Fresh off of his recent victory in the West Hempstead Library board race, Owen Rumelt has set his sights on Hempstead Town Councilman James Darcy's seat.
Rumelt, 51, is the Democratic candidate for the third councilmatic district, which includes portions of Hewlett and Woodmere and all of Atlantic Beach, East Atlantic Beach, Cedarhurst, Inwood, Lawrence and North Woodmere. It also includes Malverne, part of West Hempstead, portions of Elmont, Franklin Square, Lynbrook, North Valley Stream and Valley Stream.
Rumelt currently resides in West Hempstead, where he has lived with his wife and two teenage daughters for the past 23 years. After graduating from SUNY Stony Brook, Rumelt received his law degree from George Washington University and has been practicing for the past 27 years.
However, it's the two years that he has spent serving on the library board in West Hempstead that he says has most prepared him for a position in town politics.
"It's given me insight into what it takes to put together a budget and keep within that budget ... maintaining our programs while taking into account the economic problems that people are facing," he said.
Speaking to residents during his recent campaign for re-election also made him "more cognizant" of the state of local affairs. What inspired him most to throw his hat in the race was a "perceived need for government to be more responsive to the neighborhoods" they serve, he said.
He pointed to the decade-long battle that residents fought to rid the seedy Courtesy Hotel from West Hempstead.
"The Courtesy is a prime example of a lack of responsiveness to the needs of the community," he said, accusing Hempstead Town officials of delaying the progress on efforts to close the facility, which was last month.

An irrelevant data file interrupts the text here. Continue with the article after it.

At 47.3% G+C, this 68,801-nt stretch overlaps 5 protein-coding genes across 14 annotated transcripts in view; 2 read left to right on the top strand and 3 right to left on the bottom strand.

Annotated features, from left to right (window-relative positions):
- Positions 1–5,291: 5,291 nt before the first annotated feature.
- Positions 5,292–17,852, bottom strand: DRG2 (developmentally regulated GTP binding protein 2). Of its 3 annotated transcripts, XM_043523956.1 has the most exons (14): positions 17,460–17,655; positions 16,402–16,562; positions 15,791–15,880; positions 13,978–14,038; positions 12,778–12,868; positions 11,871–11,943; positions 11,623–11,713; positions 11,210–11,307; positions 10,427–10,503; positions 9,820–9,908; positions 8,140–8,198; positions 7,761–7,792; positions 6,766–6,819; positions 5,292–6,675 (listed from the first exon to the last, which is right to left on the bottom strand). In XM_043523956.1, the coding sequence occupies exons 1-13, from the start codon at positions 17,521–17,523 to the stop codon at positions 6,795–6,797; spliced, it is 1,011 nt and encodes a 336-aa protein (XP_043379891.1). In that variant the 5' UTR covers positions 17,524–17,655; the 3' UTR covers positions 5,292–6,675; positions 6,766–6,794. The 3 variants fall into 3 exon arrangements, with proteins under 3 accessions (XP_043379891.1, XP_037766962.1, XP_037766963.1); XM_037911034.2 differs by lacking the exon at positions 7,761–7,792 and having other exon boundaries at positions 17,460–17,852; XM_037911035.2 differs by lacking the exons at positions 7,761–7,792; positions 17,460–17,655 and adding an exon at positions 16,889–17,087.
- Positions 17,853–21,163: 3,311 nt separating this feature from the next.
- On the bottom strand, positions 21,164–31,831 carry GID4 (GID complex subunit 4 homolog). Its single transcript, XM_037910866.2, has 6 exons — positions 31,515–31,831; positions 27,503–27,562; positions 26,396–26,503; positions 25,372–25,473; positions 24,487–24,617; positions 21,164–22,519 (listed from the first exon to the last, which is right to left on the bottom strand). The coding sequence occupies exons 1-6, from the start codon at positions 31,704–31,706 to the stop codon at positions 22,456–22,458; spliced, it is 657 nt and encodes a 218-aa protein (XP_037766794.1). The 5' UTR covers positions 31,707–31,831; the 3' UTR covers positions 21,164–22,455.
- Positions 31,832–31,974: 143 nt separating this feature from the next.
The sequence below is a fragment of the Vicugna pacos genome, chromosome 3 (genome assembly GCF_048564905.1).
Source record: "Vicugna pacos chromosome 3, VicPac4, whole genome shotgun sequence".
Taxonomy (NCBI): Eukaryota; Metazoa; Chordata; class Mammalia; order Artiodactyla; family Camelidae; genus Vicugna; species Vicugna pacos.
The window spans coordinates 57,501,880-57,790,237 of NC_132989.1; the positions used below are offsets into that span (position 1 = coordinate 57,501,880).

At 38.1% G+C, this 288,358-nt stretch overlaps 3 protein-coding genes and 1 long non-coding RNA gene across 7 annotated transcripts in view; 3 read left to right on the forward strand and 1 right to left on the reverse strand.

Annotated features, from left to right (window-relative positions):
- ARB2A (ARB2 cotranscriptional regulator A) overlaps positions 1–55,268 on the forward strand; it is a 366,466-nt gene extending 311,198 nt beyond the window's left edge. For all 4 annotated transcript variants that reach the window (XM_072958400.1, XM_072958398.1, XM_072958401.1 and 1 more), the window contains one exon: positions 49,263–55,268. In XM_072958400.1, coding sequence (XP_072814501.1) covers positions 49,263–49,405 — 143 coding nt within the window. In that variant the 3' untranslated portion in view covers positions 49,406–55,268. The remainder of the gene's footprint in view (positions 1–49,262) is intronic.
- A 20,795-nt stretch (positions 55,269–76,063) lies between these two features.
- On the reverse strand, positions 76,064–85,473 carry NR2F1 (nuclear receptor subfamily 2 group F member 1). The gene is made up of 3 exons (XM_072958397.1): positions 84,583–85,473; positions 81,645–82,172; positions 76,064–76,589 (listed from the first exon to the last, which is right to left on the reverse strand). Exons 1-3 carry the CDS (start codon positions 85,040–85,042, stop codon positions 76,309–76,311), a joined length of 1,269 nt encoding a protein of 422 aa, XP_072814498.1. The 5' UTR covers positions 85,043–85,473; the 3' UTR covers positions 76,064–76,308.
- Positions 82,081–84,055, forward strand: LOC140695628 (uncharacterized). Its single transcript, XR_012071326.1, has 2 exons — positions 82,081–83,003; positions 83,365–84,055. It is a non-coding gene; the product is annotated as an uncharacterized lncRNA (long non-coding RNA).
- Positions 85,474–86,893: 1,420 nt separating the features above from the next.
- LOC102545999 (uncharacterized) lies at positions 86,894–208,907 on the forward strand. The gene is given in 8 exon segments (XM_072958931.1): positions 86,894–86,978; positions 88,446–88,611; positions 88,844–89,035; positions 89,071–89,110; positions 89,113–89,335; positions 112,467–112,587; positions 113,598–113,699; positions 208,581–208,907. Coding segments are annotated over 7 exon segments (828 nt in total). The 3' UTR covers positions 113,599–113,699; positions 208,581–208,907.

But Mike Deery, a spokesperson for the Town of Hempstead, defended the town's actions during the nearly three-year effort to demolish the hotel.
"The truth of the matter is the town acted responsibly and as quickly as possible," he said.
Rumelt's other main concern is money, saying that the current system is marked by wasteful spending and bloated budgets that have resulted from patronage and inefficiencies.
"We need to cut down on the size of government," he said.
To illustrate this, he pointed a finger at the Town of Hempstead's Animal Shelter in Wantagh, which has frequently been for its budget and treatment of cats and dogs brought there. Rumelt said he would run the shelter similar to a business, employing only the most adept professionals and implementing more oversight.
But Deery said the town is already trying to make the shelter better. "The animal shelter really does a very good job and we’re working hard to make the shelter a better place for animal care," he said. "We’ve done a nationwide search for a new director and we worked with several advocacy and animal groups to make new policies to make it even better."
He and the other Democratic candidates also plan to prove that they are the team that will be able to stimulate the local economy and bring more jobs to the area.
"Most of our towns are failing," said Rumelt, explaining that many are filled with empty storefronts. "When you have over 100 years of one-party rule, you have certain complacency and government that doesn't meet the needs of the neighborhood."
Click on the following links to learn more about the and the that will be on the ballot this November.